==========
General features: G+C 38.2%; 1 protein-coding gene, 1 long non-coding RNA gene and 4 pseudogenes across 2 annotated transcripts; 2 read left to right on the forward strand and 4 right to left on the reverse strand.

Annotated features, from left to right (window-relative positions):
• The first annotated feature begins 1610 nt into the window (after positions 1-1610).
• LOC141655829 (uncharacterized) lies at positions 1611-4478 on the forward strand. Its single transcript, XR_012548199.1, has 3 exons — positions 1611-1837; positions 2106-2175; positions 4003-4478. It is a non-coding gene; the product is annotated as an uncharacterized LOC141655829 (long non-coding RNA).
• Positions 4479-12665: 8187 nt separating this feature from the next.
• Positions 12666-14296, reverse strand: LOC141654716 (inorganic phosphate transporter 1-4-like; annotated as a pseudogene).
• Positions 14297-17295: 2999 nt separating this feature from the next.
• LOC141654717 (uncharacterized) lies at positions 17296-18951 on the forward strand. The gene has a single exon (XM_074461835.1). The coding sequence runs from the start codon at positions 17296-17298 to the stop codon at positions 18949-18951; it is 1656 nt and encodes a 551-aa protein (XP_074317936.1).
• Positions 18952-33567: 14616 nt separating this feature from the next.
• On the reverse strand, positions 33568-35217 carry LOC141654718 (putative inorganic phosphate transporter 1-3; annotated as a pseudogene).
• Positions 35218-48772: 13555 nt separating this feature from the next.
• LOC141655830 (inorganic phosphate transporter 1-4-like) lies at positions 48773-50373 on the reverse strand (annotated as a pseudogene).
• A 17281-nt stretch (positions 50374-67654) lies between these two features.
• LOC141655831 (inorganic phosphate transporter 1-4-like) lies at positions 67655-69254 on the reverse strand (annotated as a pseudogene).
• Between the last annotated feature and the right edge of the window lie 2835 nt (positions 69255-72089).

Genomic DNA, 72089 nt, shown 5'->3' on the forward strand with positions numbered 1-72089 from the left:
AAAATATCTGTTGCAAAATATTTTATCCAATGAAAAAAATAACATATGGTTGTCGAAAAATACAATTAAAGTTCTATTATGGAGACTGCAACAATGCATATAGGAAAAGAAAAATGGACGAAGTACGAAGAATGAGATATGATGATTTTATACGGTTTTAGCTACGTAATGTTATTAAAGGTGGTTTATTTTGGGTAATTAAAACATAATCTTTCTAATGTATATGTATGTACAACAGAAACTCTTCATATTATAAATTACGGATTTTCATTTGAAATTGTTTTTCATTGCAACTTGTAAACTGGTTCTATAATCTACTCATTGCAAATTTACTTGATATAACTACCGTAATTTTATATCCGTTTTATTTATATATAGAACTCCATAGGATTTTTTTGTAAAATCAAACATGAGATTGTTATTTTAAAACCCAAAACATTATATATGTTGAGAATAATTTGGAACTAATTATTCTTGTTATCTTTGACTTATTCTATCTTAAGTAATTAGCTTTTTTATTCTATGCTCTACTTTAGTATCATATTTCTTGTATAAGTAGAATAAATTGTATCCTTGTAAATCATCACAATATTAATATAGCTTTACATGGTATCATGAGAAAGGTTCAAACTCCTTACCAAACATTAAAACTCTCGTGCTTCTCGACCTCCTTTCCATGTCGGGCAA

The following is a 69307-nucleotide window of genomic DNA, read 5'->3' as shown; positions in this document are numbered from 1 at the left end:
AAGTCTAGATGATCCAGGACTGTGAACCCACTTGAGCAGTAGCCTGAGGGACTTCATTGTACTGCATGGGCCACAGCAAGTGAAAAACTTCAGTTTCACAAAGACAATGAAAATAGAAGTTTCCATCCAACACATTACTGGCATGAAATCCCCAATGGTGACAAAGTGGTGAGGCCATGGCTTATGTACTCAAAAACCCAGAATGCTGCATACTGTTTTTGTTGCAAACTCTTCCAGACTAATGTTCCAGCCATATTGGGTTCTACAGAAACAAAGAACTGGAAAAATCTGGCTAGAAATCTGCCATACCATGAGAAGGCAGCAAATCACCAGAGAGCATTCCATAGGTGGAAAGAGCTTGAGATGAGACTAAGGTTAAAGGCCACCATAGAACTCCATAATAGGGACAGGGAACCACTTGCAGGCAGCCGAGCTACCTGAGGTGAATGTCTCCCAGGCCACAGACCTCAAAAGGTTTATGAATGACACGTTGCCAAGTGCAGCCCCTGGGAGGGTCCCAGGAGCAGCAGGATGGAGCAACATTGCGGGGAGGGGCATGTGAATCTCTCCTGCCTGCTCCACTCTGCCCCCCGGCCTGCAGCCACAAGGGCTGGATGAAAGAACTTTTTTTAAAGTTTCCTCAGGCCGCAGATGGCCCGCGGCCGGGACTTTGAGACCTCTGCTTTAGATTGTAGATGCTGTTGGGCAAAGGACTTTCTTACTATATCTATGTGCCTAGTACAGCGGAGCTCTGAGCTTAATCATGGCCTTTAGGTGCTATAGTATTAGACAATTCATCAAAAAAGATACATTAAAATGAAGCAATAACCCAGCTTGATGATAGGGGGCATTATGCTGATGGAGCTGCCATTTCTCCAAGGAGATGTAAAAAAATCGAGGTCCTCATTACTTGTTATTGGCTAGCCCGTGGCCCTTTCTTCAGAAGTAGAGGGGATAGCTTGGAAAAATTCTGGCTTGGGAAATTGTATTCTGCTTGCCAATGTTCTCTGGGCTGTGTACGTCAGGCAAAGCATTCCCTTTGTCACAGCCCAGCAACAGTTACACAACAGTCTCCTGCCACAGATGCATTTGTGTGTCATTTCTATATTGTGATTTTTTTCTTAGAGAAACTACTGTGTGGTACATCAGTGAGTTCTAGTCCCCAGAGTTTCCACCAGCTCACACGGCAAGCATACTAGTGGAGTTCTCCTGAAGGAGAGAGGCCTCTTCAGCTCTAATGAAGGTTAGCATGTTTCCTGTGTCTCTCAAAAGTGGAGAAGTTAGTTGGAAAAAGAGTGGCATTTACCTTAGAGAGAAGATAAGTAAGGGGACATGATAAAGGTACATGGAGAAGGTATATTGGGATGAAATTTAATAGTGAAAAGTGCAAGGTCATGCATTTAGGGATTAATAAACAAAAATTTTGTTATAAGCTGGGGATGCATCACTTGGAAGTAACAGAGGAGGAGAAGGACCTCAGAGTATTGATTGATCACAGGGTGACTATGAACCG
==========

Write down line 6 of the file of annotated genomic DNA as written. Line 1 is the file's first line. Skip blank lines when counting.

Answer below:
• Positions 12666-14296, reverse strand: LOC141654716 (inorganic phosphate transporter 1-4-like; annotated as a pseudogene).